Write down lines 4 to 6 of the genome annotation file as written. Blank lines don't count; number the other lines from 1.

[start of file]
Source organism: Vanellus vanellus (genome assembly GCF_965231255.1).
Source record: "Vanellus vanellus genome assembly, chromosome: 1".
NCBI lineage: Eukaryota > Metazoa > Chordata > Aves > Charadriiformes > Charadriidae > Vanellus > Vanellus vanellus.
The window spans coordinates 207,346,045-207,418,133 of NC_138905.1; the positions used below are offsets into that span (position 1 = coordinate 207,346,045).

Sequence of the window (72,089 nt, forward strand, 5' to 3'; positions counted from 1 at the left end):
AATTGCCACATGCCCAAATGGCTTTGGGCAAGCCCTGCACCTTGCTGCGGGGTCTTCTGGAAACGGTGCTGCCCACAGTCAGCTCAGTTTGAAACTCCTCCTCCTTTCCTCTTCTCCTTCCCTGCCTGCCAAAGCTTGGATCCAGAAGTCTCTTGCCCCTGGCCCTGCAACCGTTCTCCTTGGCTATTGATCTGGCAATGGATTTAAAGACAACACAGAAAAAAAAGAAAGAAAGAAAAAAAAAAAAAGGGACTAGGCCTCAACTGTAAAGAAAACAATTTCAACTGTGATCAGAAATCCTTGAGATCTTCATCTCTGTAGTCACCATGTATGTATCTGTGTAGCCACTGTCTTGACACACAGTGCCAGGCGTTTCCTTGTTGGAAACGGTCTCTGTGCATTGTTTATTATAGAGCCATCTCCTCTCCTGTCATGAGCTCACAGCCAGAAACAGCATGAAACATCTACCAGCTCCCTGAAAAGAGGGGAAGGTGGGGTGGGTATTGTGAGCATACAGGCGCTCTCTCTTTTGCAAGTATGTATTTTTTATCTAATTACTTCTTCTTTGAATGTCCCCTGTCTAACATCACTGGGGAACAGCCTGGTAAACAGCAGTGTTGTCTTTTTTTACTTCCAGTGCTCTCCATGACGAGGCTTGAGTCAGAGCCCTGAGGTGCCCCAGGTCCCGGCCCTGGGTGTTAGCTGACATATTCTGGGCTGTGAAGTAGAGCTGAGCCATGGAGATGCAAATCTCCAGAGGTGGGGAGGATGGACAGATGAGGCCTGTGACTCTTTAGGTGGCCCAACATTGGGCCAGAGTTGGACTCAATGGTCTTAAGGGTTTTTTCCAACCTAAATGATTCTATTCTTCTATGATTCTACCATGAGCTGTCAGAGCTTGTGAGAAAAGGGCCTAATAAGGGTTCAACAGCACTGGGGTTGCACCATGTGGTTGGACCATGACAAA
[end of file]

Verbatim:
The window spans coordinates 207,346,045-207,418,133 of NC_138905.1; the positions used below are offsets into that span (position 1 = coordinate 207,346,045).

Sequence of the window (72,089 nt, forward strand, 5' to 3'; positions counted from 1 at the left end):
AATTGCCACATGCCCAAATGGCTTTGGGCAAGCCCTGCACCTTGCTGCGGGGTCTTCTGGAAACGGTGCTGCCCACAGTCAGCTCAGTTTGAAACTCCTCCTCCTTTCCTCTTCTCCTTCCCTGCCTGCCAAAGCTTGGATCCAGAAGTCTCTTGCCCCTGGCCCTGCAACCGTTCTCCTTGGCTATTGATCTGGCAATGGATTTAAAGACAACACAGAAAAAAAAGAAAGAAAGAAAAAAAAAAAAAGGGACTAGGCCTCAACTGTAAAGAAAACAATTTCAACTGTGATCAGAAATCCTTGAGATCTTCATCTCTGTAGTCACCATGTATGTATCTGTGTAGCCACTGTCTTGACACACAGTGCCAGGCGTTTCCTTGTTGGAAACGGTCTCTGTGCATTGTTTATTATAGAGCCATCTCCTCTCCTGTCATGAGCTCACAGCCAGAAACAGCATGAAACATCTACCAGCTCCCTGAAAAGAGGGGAAGGTGGGGTGGGTATTGTGAGCATACAGGCGCTCTCTCTTTTGCAAGTATGTATTTTTTATCTAATTACTTCTTCTTTGAATGTCCCCTGTCTAACATCACTGGGGAACAGCCTGGTAAACAGCAGTGTTGTCTTTTTTTACTTCCAGTGCTCTCCATGACGAGGCTTGAGTCAGAGCCCTGAGGTGCCCCAGGTCCCGGCCCTGGGTGTTAGCTGACATATTCTGGGCTGTGAAGTAGAGCTGAGCCATGGAGATGCAAATCTCCAGAGGTGGGGAGGATGGACAGATGAGGCCTGTGACTCTTTAGGTGGCCCAACATTGGGCCAGAGTTGGACTCAATGGTCTTAAGGGTTTTTTCCAACCTAAATGATTCTATTCTTCTATGATTCTACCATGAGCTGTCAGAGCTTGTGAGAAAAGGGCCTAATAAGGGTTCAACAGCACTGGGGTTGCACCATGTGGTTGGACCATGACAAA